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Physical Well-being

Impulsiveness is a big component of procrastination for some people. The nearness of today’s temptation takes precedence over tomorrow’s distant, abstract goals, and we lack progress. Fortunately, we can implement strategies to “tone down the [brain’s] limbic system and pump up the prefrontal cortex” [Piers Steel, The Procrastination Equation, p. 144*] to reduce impulsivity and procrastination.

Life has various responsibilities that are no fun, so our procrastination may kick in and we put off doing what we need to do. As pointed out by Piers Steel, author of The Procrastination Equation *, anything that has a low value or measure of enjoyment is what makes some of us vulnerable to procrastination.   Steel identifies several strategies for making our responsibilities more enjoyable or meaningful, thereby reducing the risk of procrastination.

If you expect you won’t succeed in something, you probably experience procrastination in that area of your life. Do you tell yourself, “I’ll never be able to [quit smoking, write that report, find a mate, lose weight…]”? Low expectation is one of three main causes* of procrastination, and procrastination is growing in our society. 

Is procrastination a problem for you in some areas of your life but not others? Telling yourself you need to be in the “right frame of mind” to get something done, or that you “work better under pressure”, means you are procrastinating about something. Another sign of procrastination is choosing things that are enjoyable, comfortable, or easier for you, rather than the task at hand.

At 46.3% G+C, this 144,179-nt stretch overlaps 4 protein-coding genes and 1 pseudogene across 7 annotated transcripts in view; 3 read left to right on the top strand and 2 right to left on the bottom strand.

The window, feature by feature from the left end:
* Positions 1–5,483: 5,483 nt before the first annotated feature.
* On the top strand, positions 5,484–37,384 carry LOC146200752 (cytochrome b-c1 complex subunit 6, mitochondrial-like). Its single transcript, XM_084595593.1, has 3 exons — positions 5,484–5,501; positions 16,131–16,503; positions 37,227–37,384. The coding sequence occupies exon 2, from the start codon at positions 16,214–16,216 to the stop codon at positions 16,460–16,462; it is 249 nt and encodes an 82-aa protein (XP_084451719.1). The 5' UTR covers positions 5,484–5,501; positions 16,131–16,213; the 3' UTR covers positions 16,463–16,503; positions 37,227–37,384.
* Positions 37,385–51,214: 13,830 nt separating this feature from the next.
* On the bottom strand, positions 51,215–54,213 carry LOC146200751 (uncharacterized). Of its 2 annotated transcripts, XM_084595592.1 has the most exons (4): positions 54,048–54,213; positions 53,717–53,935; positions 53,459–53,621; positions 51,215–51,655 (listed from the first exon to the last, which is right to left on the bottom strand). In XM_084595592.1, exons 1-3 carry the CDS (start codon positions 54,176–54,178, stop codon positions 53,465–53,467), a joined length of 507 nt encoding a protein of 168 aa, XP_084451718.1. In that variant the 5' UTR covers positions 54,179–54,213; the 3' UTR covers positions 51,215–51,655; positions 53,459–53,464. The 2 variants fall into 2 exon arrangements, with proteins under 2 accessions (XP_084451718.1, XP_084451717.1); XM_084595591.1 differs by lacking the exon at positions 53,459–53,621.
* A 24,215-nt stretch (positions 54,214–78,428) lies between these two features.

Our community was shocked and saddened when a 15-year-old boy drowned recently. This has prompted me to re-launch a previous blog. I was astonished to learn that drowning people don’t shout or wave their arms, as we so often see in movies. Rather, they tend to quietly and unobtrusively drown. Children are usually noisy in the water, so if a child goes quiet, find out why.

If you’ve had some casual neighbourhood conversations, you may find yourself looking for deeper dialogues about things that really matter to you. Getting involved in local groups is a good way to start. I think that connecting with others who share your interests is one of the best ways to counteract the rampant individualism and loneliness in our society. Being with others encourages conversations!